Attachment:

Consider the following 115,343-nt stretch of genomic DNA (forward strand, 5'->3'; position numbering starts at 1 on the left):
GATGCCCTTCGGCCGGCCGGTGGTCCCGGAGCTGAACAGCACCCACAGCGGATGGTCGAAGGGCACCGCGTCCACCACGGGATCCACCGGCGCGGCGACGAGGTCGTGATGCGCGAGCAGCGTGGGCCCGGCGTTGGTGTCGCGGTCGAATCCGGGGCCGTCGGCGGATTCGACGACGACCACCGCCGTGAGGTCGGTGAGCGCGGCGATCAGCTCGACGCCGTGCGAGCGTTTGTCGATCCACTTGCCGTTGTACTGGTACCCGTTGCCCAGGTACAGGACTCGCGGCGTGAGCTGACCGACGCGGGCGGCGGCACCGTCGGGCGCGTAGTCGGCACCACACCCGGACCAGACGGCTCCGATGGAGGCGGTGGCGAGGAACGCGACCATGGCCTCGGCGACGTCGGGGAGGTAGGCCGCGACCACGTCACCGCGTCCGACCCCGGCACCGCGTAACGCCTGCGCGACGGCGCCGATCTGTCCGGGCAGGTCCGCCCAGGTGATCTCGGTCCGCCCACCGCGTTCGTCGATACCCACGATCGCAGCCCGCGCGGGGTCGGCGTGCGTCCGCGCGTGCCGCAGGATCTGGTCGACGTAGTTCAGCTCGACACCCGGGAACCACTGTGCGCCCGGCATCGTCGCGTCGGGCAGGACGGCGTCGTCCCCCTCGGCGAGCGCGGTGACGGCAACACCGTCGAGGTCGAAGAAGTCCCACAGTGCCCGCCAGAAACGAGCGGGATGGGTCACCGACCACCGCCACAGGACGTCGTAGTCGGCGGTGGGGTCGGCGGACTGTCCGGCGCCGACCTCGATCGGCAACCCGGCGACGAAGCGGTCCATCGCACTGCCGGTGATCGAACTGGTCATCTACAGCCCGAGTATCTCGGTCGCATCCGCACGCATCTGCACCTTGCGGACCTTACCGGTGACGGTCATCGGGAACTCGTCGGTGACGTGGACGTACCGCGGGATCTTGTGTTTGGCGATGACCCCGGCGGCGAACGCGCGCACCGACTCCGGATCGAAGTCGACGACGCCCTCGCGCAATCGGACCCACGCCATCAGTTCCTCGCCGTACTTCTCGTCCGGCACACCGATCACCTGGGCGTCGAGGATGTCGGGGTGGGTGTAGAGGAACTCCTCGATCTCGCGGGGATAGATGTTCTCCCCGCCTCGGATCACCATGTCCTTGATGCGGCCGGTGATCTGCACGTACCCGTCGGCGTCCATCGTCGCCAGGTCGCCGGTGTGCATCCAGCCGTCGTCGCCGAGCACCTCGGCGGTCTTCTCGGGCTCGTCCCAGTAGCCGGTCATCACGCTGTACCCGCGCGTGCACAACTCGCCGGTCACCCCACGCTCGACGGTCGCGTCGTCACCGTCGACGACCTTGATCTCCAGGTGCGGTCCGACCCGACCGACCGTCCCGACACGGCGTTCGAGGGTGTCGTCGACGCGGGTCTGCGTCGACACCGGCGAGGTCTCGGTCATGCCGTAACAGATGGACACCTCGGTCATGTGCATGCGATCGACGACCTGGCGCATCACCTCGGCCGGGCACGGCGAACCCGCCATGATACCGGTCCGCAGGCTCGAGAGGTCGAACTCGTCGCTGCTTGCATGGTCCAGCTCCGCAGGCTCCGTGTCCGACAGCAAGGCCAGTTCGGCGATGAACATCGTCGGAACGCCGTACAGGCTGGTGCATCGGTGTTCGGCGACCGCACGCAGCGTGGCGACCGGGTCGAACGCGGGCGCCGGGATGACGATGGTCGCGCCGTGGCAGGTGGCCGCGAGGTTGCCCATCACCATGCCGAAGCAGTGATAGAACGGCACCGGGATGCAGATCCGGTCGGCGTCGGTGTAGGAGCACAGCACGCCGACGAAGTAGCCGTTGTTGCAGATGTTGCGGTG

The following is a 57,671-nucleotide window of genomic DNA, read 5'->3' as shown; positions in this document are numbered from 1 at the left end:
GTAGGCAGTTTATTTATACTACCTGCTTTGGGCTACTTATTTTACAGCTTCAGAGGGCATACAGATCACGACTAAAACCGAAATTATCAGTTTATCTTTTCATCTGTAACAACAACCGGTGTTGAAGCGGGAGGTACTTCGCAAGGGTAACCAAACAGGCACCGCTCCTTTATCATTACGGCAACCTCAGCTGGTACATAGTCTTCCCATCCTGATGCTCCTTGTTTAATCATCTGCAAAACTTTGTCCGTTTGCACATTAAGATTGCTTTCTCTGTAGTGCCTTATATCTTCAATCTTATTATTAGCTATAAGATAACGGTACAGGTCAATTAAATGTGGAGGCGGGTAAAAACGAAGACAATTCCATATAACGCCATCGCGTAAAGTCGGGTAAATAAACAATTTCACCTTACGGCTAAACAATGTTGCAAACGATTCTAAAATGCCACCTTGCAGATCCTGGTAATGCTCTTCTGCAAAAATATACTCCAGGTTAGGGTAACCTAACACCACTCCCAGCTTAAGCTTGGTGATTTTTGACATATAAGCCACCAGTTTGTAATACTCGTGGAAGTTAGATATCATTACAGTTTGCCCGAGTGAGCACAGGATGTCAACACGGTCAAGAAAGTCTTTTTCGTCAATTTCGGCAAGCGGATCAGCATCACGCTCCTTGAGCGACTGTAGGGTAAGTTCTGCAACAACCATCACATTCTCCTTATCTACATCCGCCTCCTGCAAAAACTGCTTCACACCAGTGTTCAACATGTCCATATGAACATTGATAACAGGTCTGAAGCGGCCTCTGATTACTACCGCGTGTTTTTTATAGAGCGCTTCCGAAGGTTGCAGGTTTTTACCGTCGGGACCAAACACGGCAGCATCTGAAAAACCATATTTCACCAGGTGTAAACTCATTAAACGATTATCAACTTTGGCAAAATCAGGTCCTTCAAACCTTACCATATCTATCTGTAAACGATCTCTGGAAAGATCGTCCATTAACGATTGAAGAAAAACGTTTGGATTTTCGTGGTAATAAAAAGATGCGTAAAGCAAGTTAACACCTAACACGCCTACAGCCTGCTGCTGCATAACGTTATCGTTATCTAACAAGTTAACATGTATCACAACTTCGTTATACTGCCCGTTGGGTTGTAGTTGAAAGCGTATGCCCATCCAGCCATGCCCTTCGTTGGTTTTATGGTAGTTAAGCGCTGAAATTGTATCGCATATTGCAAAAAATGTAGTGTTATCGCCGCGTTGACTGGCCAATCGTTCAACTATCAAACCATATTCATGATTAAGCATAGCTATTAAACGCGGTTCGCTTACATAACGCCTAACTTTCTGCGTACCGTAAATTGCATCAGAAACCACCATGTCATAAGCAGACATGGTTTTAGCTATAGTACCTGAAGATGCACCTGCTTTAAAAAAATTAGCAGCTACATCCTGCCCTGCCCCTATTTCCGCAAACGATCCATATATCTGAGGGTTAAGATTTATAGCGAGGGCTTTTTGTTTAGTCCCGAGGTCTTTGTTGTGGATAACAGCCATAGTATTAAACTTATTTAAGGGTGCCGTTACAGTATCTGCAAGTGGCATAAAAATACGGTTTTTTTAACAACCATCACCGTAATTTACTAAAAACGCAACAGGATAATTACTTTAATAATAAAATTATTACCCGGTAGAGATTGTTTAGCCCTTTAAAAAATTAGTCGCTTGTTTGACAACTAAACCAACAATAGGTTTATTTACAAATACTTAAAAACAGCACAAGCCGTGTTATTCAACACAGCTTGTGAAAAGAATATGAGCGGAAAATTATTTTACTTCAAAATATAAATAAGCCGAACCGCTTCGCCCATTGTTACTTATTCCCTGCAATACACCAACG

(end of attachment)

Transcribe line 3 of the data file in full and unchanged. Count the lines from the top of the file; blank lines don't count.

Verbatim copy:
The following is a 57,671-nucleotide window of genomic DNA, read 5'->3' as shown; positions in this document are numbered from 1 at the left end: